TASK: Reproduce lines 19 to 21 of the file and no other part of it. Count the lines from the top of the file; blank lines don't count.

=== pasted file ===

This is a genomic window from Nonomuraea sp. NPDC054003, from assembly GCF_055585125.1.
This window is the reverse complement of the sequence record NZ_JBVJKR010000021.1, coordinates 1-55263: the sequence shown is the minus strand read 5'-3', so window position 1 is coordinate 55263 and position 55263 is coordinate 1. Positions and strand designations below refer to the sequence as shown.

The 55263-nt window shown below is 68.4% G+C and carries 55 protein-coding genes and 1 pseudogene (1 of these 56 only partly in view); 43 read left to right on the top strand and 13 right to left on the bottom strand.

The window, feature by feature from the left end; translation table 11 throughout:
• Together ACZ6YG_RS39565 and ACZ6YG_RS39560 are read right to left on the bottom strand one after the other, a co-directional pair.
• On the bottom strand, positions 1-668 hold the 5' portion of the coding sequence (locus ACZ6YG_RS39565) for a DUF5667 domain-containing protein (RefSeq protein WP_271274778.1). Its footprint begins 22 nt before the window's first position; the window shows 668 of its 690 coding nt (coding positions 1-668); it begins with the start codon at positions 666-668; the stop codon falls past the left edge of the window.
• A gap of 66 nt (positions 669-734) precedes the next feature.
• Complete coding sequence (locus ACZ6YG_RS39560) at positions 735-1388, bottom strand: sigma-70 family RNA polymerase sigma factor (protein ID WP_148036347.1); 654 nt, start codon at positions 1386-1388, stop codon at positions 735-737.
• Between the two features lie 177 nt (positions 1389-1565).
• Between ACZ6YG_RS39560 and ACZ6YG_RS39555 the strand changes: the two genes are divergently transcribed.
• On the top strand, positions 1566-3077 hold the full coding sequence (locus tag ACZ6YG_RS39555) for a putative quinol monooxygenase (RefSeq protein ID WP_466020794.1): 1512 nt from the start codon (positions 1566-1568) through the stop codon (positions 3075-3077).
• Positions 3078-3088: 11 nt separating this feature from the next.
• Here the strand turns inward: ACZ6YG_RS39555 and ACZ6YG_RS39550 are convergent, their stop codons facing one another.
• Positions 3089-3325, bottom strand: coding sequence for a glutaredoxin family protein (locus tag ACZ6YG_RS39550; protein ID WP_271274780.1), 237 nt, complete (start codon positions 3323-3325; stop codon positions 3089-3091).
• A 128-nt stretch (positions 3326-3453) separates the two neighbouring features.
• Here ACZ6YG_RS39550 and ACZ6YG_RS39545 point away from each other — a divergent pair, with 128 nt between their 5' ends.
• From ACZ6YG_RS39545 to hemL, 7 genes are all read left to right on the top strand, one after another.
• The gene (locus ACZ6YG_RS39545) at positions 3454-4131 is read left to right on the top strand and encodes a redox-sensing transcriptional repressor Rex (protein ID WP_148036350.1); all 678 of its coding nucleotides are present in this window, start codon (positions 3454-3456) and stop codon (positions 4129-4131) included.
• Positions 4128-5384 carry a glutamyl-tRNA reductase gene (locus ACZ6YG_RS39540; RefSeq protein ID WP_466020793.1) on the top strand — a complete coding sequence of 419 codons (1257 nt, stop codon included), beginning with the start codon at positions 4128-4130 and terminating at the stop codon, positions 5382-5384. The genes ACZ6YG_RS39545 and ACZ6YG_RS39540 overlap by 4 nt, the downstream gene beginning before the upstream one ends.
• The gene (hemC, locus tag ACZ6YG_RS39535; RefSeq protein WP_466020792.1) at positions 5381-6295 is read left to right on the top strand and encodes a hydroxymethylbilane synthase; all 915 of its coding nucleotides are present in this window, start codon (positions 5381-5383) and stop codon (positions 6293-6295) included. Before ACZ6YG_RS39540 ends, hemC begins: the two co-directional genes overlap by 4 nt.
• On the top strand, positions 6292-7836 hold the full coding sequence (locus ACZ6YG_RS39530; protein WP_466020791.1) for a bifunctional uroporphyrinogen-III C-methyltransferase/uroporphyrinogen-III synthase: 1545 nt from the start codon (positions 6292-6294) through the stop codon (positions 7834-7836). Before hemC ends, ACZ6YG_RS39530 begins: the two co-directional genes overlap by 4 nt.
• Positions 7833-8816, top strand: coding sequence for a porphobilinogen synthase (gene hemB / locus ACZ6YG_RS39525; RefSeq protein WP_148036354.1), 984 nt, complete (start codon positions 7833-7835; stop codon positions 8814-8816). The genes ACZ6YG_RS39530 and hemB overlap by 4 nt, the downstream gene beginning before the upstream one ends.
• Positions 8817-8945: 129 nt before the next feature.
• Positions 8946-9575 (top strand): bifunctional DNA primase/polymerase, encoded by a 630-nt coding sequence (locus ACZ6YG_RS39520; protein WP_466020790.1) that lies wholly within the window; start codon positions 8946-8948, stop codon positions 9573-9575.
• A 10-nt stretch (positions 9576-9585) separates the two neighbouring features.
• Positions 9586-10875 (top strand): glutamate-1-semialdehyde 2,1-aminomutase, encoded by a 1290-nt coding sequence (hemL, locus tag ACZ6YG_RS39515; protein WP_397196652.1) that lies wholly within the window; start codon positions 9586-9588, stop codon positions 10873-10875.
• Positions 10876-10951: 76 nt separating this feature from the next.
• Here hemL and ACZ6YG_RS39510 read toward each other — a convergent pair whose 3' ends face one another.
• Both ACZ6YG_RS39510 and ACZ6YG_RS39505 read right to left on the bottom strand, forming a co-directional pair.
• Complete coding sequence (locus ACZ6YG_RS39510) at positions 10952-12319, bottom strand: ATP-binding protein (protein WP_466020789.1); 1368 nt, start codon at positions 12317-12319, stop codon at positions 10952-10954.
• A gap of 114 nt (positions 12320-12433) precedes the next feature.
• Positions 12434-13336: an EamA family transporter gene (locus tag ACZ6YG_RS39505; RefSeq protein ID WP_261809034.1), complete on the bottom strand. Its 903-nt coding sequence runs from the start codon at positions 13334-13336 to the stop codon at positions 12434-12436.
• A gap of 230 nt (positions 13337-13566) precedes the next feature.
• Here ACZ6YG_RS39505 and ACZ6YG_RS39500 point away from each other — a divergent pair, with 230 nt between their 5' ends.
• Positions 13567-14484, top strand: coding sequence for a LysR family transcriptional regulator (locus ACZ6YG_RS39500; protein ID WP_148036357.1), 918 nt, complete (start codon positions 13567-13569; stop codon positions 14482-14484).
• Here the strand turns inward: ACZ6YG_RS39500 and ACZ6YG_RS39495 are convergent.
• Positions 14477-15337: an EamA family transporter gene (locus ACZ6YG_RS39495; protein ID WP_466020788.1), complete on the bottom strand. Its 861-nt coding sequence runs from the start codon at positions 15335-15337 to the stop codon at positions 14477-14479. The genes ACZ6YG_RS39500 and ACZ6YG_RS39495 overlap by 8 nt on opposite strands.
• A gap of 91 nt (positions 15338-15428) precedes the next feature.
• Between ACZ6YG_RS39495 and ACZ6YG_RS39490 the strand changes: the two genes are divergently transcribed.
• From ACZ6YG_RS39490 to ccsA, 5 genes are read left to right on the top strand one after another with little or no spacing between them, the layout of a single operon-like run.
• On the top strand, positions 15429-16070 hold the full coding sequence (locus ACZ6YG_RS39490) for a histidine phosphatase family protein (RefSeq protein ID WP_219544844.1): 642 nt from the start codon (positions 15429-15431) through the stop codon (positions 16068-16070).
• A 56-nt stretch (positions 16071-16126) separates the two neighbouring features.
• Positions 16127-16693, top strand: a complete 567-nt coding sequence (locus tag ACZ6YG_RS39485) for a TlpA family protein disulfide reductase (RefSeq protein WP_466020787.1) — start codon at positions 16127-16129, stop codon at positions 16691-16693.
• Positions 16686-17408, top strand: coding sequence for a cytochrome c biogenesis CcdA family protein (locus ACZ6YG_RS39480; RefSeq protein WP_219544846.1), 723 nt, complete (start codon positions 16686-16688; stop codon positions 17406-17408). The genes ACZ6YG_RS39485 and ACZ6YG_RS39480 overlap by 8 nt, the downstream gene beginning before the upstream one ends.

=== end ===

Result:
• Positions 4128-5384 carry a glutamyl-tRNA reductase gene (locus ACZ6YG_RS39540; RefSeq protein ID WP_466020793.1) on the top strand — a complete coding sequence of 419 codons (1257 nt, stop codon included), beginning with the start codon at positions 4128-4130 and terminating at the stop codon, positions 5382-5384. The genes ACZ6YG_RS39545 and ACZ6YG_RS39540 overlap by 4 nt, the downstream gene beginning before the upstream one ends.
• The gene (hemC, locus tag ACZ6YG_RS39535; RefSeq protein WP_466020792.1) at positions 5381-6295 is read left to right on the top strand and encodes a hydroxymethylbilane synthase; all 915 of its coding nucleotides are present in this window, start codon (positions 5381-5383) and stop codon (positions 6293-6295) included. Before ACZ6YG_RS39540 ends, hemC begins: the two co-directional genes overlap by 4 nt.
• On the top strand, positions 6292-7836 hold the full coding sequence (locus ACZ6YG_RS39530; protein WP_466020791.1) for a bifunctional uroporphyrinogen-III C-methyltransferase/uroporphyrinogen-III synthase: 1545 nt from the start codon (positions 6292-6294) through the stop codon (positions 7834-7836). Before hemC ends, ACZ6YG_RS39530 begins: the two co-directional genes overlap by 4 nt.